Victim/Witness Services

The Victim/Witness Services Division is a section of the Mahoning County Prosecutor’s Office. This Division is comprised of victim/witness coordinators who serve victims and witnesses in the criminal and juvenile divisions. Each coordinator provides information and support to crime victims and witnesses as their cases proceed through the judicial process. The goal of this Division is to help victims and witnesses understand their rights and responsibilities so that they can make intelligent choices about what is best for them.

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Services Provided

Crisis-Intervention & Supportive Services – When victimization occurs, it is not uncommon to have difficulty handling stress and new information. Coordinators work with victims to address these issues.

Explanation of the Criminal Justice Process – Coordinators can address and answer questions or direct victims to those who can.

Advocacy & Assistance during Court Proceedings – Victims have the right to have an advocate present with them during court appearances. Coordinators can also assist with safety planning and arrange for emergency transportation to court.

Assistance with Notification Process – Coordinators can provide details of case developments and court proceedings.

Assistance with Crime Victim Compensation – The Victim/Witness Division has application forms and information about available programs. Coordinators can assist victims with the preparation and filing of the application.

Assistance with Post-Conviction Issues – Coordinators can provide an explanation of the parole consideration process and help victims and survivors provide input.

Frequently Asked Questions

Ohio VINE (Victim Information and Notification Everyday) system links county sheriffs, county prosecuting attorneys, and state correctional facilities to create a comprehensive victim notification system. The Ohio system is part of a nationwide VINE program. A website or toll free hotline will provide information 24 hours a day, 365 days per year.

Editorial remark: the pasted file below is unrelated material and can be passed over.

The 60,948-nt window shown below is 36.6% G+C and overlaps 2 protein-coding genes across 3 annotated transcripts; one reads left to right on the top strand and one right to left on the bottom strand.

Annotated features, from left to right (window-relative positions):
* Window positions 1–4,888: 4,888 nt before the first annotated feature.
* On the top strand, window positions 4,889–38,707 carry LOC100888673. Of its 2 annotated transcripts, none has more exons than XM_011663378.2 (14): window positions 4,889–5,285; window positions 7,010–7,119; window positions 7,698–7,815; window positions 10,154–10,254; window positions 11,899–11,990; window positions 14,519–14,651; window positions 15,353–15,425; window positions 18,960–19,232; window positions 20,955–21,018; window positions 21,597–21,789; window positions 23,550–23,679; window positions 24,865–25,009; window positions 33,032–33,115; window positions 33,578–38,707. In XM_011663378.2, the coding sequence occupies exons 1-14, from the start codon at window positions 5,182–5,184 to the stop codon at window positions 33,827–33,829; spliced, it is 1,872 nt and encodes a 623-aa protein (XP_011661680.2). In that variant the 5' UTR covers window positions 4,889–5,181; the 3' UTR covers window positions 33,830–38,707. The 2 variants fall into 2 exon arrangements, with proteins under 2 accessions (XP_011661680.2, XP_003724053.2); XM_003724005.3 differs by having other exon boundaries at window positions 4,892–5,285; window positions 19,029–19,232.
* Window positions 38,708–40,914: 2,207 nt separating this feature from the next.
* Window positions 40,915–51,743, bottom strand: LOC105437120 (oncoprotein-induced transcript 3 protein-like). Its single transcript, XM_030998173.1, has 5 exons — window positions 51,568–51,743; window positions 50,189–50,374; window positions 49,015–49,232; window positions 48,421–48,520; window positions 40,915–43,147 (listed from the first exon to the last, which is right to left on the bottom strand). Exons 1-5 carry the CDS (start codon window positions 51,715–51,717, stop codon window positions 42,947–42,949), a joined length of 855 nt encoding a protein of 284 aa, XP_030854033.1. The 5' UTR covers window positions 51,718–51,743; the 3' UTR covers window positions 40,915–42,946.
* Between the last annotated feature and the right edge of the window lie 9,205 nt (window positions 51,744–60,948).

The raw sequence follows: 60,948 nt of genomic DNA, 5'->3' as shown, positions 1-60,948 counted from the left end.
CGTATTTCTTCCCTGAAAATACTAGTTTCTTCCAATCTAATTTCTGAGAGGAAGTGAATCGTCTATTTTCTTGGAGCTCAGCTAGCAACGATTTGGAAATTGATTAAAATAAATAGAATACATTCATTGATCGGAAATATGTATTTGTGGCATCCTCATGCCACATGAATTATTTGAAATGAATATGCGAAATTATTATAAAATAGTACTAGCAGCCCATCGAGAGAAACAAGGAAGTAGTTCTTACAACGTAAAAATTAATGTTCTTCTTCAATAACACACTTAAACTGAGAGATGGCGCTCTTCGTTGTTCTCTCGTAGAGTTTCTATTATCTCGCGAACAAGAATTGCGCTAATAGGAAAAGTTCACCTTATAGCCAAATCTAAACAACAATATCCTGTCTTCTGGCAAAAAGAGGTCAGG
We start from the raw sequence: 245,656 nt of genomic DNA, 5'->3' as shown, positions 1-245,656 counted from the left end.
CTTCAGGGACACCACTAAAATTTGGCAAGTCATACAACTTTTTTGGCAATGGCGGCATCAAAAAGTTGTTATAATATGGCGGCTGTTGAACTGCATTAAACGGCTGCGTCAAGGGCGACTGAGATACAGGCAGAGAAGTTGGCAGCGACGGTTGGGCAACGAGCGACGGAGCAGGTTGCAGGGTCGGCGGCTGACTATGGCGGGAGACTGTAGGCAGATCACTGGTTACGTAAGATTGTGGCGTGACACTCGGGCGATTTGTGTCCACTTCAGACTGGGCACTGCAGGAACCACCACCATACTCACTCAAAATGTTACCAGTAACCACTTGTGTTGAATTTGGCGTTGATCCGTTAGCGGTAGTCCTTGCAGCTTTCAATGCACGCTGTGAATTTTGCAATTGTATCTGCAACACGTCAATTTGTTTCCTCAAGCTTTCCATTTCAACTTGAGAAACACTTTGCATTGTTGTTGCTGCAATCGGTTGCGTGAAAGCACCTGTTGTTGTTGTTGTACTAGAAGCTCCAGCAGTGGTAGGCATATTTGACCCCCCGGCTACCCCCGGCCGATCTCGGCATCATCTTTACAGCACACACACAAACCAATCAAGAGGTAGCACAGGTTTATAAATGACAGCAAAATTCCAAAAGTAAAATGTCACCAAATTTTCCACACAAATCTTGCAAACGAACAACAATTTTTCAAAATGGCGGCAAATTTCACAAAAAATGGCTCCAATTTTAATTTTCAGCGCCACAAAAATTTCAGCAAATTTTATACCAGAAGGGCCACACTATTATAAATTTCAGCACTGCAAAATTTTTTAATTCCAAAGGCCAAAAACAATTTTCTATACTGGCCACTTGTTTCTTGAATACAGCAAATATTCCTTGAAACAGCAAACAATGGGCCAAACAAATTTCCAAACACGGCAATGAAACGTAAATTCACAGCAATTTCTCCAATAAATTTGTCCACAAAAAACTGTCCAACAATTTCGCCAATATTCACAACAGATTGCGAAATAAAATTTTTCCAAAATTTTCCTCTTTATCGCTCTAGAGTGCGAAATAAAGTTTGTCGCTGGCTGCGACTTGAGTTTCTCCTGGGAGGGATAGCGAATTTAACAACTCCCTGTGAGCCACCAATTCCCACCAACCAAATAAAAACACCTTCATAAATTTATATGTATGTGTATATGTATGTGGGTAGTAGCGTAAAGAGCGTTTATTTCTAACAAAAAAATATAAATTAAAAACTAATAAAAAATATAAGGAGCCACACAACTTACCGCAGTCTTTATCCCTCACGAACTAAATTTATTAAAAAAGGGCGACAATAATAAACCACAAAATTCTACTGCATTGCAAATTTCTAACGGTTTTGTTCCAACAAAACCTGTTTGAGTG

• For inmate information, go to www.vinelink.com or call 1-800-770-0192.
  • Be prepared to provide the offender’s name or inmate number. To obtain an inmate number of a defendant in prison, go to the Ohio Department of Rehabilitation and Correction’s website (www.drc.ohio.gov) and enter the defendant’s name under “Offender Search.”
  • When an inmate has a change in status, the call center will automatically begin to call all registered victims. Notification calls continue every half-hour for 24 hours or until the victim enters a Personal Identification Number (or PIN) to indicate a successful notification.
  • VINE will leave a message on an answering machine, but will continue to call every two hours until the 24-hour period is over.

Restitution is the repayment the judge orders the offender to pay for financial loss to the victim or others related to the crime. Restitution must be related to specific identifiable monetary loss that the victim suffered. Speculative damages, such as punitive damages or “pain and suffering,” are not restitution in a criminal case. Likewise, loss that has been reimbursed through some third party, such as an insurance company, cannot be awarded to the victim. Documentation of damages is vital to the restitution amount ordered by the court. Once restitution is ordered, it essentially becomes a civil judgment that the victim can use as a basis for collection activity.

While a case is pending, it is important to get this information to the Victim/Witness Office of the Mahoning County Prosecutor’s Office as soon as possible. Restitution cannot be ordered unless it is known to an Assistant Prosecuting Attorney. Documentation is vital to recovery. Victims are encouraged to contact the office even before receiving anything in the mail to alert the office to their financial loss. Contact the Victim/Witness Office at 330-740-2082 for information on felony cases and at 330-740-2244 for juvenile cases.

The Ohio Victims of Crime Compensation Fund is a fund established by the State of Ohio that provides financial relief to victims of crime, mostly violent crime, for specific financial losses suffered. Loss of property or the value of property through theft or damage is not covered by the Ohio Victims of Crime Compensation Fund. Instead the fund can cover such loss as health care costs for hospital bills and physician visits directly caused by the criminal act and counseling necessary for recovery from the act. There are several areas of recovery.

The Mahoning County Prosecutor’s Office does not administrate this fund and has no authority over the acceptance of any applications or the release of any funds. The Victim/ Witness Office staff has applications to apply for funds and can offer some limited assistance in completing the forms. Application does not guarantee recovery, as several factors and circumstances are taken into account before a decision regarding acceptance of the application is made. Documentation of the losses is vital to recovery of funds.